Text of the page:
It is easy for a team to simply put poor form down to an injury crisis. It has been a long-standing excuse at the Arsenal to put our failures down to our excessive injuries. Personally, I attribute the collapse of the 2009/2010 season to the injuries of Robin van Persie, William Gallas, Thomas Vermaelen, Johan Djourou, Aaron Ramsey, Andrey Arshavin and especially Cesc Fabregas - who was beyond world class that season - as we approached the long-prophesied ’easy run-in’. And last season, as we all know, the Carling Cup final débacle was the catalyst for a collapse of mythical proportions, though I am of the opinion that with Cesc and Theo Walcott fit to play, we would have walked our way to victory; and perhaps would have ground it out had van Persie not had to go injured. Some may not share those opinions, but that is my personal view.
But there is no hope of rectifying that which went wrong over those season; they are confined to the past and remain as mere excuses. Perennial ‘what ifs’ and ‘if onlys’; but this season we are not in a title fight, we are fighting for fourth again, though our push is being hampered by injuries once again. After three losses in a row, some (idiots) are turning on Arsene Wenger and though he has made his mistakes, it is worth noting how hamstrung he is by the injuries to the squad.
For starters, there is the much mentioned dearth of full backs. No Bakari Sagna, no Carl Jenkinson, no Kieran Gibbs (shocker) and no André Santos since early December. No right backs since late October - at first, Laurent Koscielny filled in there, as Per Mertesacker and Thomas Vermaelen played at centre half and Andre Santos at left back. Not ideal, but what else can you do when both your right backs have injuries? Then, with Kieran Gibbs predictably injured with a raft of strange and unusual injuries, Andre Santos gets injured. Enter the four centre back back four. Vermaelen has played left back many times in his career and though it is far from ideal to have your best centre back out-of-position, desperate times call for desperate measures. As long as we can keep these players fit for a month or two, until at least one of the full backs returns. Then Djourou picks up a knock midway through a game. Ignasi Miquel, 18 year old centre half, is thrown into the mix as a left back, as Koscielny moved back to right back and Vermaelen in-field. The inexperienced Miquel is caught out of position at we go down 1-0 at Eastlands. The next game, Aston Villa away, we send Francis Coquelin out at right back - not his natural position, but he does have some previous experience of the role - he performs well, a fine solution until Djourou is back.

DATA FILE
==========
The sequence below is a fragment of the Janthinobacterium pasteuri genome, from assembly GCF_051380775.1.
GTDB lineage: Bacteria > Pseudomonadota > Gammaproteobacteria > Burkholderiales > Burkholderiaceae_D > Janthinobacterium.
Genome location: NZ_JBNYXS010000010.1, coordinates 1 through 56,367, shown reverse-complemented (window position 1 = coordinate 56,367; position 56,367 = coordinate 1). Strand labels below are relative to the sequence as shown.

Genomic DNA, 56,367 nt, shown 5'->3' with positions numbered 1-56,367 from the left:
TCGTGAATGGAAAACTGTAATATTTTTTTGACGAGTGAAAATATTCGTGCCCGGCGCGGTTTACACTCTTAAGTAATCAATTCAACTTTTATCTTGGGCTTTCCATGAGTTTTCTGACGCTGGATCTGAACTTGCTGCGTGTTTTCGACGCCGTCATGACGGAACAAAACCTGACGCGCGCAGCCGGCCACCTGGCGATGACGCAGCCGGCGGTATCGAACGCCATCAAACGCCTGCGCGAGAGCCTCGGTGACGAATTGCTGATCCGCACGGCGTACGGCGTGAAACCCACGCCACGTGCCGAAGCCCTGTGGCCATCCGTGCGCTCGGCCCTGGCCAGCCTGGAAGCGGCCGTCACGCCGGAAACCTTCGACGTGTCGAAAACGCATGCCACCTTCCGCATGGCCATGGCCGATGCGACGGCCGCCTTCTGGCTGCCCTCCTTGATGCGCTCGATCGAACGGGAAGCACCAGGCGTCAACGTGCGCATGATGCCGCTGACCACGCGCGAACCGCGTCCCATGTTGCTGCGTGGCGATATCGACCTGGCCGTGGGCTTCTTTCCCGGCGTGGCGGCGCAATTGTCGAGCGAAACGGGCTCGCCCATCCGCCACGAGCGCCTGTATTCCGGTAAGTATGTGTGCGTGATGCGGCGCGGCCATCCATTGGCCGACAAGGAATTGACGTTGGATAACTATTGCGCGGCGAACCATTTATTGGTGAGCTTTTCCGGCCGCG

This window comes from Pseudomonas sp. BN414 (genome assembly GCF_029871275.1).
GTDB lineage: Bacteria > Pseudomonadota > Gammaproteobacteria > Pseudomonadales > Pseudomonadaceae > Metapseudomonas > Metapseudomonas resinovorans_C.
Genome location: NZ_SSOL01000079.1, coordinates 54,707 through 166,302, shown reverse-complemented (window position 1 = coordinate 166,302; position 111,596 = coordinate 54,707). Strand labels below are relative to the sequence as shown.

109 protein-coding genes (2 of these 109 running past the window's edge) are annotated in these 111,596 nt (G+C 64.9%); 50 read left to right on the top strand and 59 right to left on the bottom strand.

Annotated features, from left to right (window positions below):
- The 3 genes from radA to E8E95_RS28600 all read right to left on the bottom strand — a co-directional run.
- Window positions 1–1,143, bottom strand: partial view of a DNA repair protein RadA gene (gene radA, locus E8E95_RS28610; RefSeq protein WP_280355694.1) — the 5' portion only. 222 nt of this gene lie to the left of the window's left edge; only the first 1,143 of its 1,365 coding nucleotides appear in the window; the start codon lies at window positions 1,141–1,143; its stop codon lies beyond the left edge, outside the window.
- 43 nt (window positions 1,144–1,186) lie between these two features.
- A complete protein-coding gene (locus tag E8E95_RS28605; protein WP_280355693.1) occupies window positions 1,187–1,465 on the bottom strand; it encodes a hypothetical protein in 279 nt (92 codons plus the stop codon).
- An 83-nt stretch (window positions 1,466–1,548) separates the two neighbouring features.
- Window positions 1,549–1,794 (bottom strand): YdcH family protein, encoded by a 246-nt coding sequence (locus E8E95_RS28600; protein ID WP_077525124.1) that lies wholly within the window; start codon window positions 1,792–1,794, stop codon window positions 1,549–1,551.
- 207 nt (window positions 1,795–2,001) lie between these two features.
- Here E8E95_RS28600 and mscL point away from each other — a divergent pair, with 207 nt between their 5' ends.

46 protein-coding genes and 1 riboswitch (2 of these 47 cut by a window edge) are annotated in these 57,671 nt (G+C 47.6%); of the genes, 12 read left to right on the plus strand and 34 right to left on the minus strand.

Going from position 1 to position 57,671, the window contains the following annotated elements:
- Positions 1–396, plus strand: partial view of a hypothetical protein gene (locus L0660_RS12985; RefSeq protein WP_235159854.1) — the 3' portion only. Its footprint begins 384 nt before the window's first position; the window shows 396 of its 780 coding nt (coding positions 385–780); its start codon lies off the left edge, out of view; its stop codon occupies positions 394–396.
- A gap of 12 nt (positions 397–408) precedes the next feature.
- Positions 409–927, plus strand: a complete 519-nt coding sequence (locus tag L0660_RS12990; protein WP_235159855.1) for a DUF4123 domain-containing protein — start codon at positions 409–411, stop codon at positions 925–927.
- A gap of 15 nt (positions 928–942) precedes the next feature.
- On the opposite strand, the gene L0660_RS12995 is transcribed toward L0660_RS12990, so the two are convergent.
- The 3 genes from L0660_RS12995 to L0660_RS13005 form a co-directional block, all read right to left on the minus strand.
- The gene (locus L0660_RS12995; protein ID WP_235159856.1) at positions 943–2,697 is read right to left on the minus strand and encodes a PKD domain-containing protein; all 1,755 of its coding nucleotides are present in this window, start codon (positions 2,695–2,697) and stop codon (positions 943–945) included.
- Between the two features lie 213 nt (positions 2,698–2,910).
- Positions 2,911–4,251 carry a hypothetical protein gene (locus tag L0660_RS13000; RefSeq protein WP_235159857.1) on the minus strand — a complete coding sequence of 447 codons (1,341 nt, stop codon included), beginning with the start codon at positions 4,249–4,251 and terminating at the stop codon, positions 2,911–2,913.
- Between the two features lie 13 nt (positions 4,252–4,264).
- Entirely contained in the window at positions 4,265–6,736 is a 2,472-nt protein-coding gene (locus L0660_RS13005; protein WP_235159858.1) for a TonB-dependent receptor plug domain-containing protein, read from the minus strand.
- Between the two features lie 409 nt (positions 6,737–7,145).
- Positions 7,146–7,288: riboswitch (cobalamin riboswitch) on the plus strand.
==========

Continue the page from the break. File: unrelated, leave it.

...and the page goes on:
Next, Vermaen picks up a calf strain and is ruled out for 2-3 weeks. Now Coquelin must fill in at left back against Fulham. In the same game, Djourou picks up a red card at Fulham and is banned. Such was the desperation for defenders, Sebastien Squillaci was called upon. The game was promptly lost. Squillaci would have to play in the FA Cup game against Leeds at centre back, with Coquelin at right back and Miquel on the left. Then, half an hour into the cup clash, Coquelin limps of and joins Vermaelem on the ‘out for 2-3 weeks’ list. 18-year old Nico Yennaris is introduced to the fray for his first professional game. With Coquelin now injured, it was fortunate that Djourou was back for the game against Swansea. But the two fullbacks’ instincts to wander inside was exploited readily by Nathan Dyer and Scott Sinclair. Another loss due to the lack of natural fullbacks. Next up were Manchester United. Vermaelen was rushed back, Djourou remained at right back. The first goal came from Djourou being roasted (one of many times) by Nani, who sent a cross over to Antonio Valenicia who in turn exploited Vermaelen’s poor positioning and headed home. Djourou was reported to get a knock at half time and was replaced by Yennaris. A risky move, but a successful one, as the young Chinese-Cypriot handled the immense challenge of Nani well. In the space of one month, Arsenal were forced to use their seventh choice left back (Miquel) and sixth choice Yennaris on more than one occasion each, such were the magnitude of the injuries; so plentiful were they that we had to play Squillaci!